Freelan Oscar Stanley
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Freelan Oscar Stanley
Freelan Oscar Stanley
June 1, 1849
|Died||October 2, 1940 (aged 91)|
|Resting place||Riverside Cemetery|
|Known for||Stanley Steamer, The Stanley Hotel, Rocky Mountain National Park|
|Board member of|
|Spouse(s)||Flora Jane Record Tileston|
Freelan Oscar Stanley (June 1, 1849 – October 2, 1940) was an American inventor, entrepreneur, hotelier and architect. He made his fortune in the manufacture of photographic plates but he is best remembered as the co-founder, along with his twin brother Francis Edgar Stanley, of the Stanley Motor Carriage Company which built steam-powered automobiles until 1920. He also built and operated the Stanley Hotel in Estes Park, Colorado.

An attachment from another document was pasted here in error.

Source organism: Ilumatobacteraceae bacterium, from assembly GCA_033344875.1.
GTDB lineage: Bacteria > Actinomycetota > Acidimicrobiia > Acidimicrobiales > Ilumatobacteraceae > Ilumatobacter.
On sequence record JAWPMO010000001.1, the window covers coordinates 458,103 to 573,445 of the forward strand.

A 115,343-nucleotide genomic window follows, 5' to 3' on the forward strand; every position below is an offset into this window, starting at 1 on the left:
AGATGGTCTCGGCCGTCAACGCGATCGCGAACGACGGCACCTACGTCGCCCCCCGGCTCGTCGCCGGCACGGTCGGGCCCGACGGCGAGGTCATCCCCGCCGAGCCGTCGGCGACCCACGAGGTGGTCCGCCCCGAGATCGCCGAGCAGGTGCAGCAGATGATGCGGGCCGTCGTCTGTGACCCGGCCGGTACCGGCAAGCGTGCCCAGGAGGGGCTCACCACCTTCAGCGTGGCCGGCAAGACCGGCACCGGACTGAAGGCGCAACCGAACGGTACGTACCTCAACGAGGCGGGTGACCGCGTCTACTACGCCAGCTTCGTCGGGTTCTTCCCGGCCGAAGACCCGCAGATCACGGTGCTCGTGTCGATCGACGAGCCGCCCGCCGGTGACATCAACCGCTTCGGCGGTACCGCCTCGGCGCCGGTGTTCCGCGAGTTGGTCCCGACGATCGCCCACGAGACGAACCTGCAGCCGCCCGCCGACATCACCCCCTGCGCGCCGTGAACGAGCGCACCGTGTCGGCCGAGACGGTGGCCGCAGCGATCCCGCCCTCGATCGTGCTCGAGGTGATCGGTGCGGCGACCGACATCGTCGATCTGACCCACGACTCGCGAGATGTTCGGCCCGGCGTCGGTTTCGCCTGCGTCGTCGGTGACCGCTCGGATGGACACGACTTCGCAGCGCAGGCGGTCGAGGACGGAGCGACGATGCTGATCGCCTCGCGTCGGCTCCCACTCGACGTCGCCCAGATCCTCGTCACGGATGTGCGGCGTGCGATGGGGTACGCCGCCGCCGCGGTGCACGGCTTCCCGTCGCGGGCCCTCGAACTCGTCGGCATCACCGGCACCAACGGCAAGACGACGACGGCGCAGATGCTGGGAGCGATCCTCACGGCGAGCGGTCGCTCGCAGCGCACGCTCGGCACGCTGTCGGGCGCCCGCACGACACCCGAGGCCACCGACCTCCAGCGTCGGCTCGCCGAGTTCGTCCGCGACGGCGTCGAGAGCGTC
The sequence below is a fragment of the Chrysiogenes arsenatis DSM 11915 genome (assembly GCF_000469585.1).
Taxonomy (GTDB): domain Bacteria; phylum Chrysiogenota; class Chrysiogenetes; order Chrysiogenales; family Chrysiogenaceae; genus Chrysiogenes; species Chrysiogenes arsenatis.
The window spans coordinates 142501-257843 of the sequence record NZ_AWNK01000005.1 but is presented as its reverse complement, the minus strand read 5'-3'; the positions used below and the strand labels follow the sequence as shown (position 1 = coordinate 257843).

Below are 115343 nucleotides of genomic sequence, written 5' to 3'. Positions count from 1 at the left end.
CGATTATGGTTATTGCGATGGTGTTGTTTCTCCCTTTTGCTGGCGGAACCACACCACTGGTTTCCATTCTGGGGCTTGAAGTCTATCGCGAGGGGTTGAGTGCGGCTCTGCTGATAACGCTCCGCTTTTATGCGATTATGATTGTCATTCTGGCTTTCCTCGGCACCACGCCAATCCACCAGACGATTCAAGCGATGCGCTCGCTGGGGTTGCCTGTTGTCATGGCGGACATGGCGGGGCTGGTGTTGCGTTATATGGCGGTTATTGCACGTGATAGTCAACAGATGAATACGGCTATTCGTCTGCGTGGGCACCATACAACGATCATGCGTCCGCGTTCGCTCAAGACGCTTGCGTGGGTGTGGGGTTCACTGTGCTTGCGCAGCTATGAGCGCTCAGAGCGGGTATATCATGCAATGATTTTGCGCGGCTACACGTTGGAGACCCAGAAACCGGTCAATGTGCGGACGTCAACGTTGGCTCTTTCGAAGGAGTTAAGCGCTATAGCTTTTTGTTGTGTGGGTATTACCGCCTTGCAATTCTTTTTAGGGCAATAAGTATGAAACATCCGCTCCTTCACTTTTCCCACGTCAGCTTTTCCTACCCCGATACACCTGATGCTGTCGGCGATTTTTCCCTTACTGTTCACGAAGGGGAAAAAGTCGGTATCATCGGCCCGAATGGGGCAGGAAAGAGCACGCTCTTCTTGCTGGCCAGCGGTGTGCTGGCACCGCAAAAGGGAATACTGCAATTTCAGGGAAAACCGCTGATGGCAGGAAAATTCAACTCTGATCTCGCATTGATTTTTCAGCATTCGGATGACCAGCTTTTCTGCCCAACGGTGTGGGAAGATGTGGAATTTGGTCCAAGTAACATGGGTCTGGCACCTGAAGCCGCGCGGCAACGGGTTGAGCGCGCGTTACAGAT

Freelan Oscar Stanley and his identical twin brother Francis Edgar (1849-1918) were born on June 1, 1849, in Kingfield, Maine. They were the third and second, respectively, of the seven children of Solomon P. Stanley II (1813–89) and Apphia Kezar Stanley (nee, French. 1819-74). Although their family was not wealthy, education was highly valued and knowledge of science, poetry and music were encouraged from a young age. Their younger sister Chansonetta Stanley Emmons went on to achieve significant recognition in her own right as a photographer. Their elder brother Isaac Newton Stanley was named for the eminent English scientist while their younger brothers received the names of Solomon Liberty Stanley (after the family patriarchs) and Bayard Taylor Stanley (in memory of the celebrated American literary figure) Their younger brothers who died in infancy were named John Calvin Stanley (in memory of the protestant reformer) and Ulysses Grant Stanley (in memory of the Union commander and US President). It has been suggested that the names Francis Edgar and Freelan Oscar were drawn from the pages of Sir Walter Scott although Edgar appears to be the only one of their names shared with a character from his works. Scott's Marmion had special significance to the Stanley brothers, uniting their love of poetry and the arts with pride in their Scottish ancestry. "On, Stanley, on!" a battle cry quoted in this poem became the motto of the Stanley Dry Plate Company featured on their packaging (albeit with an error in punctuation) above a logo of a knight on horseback.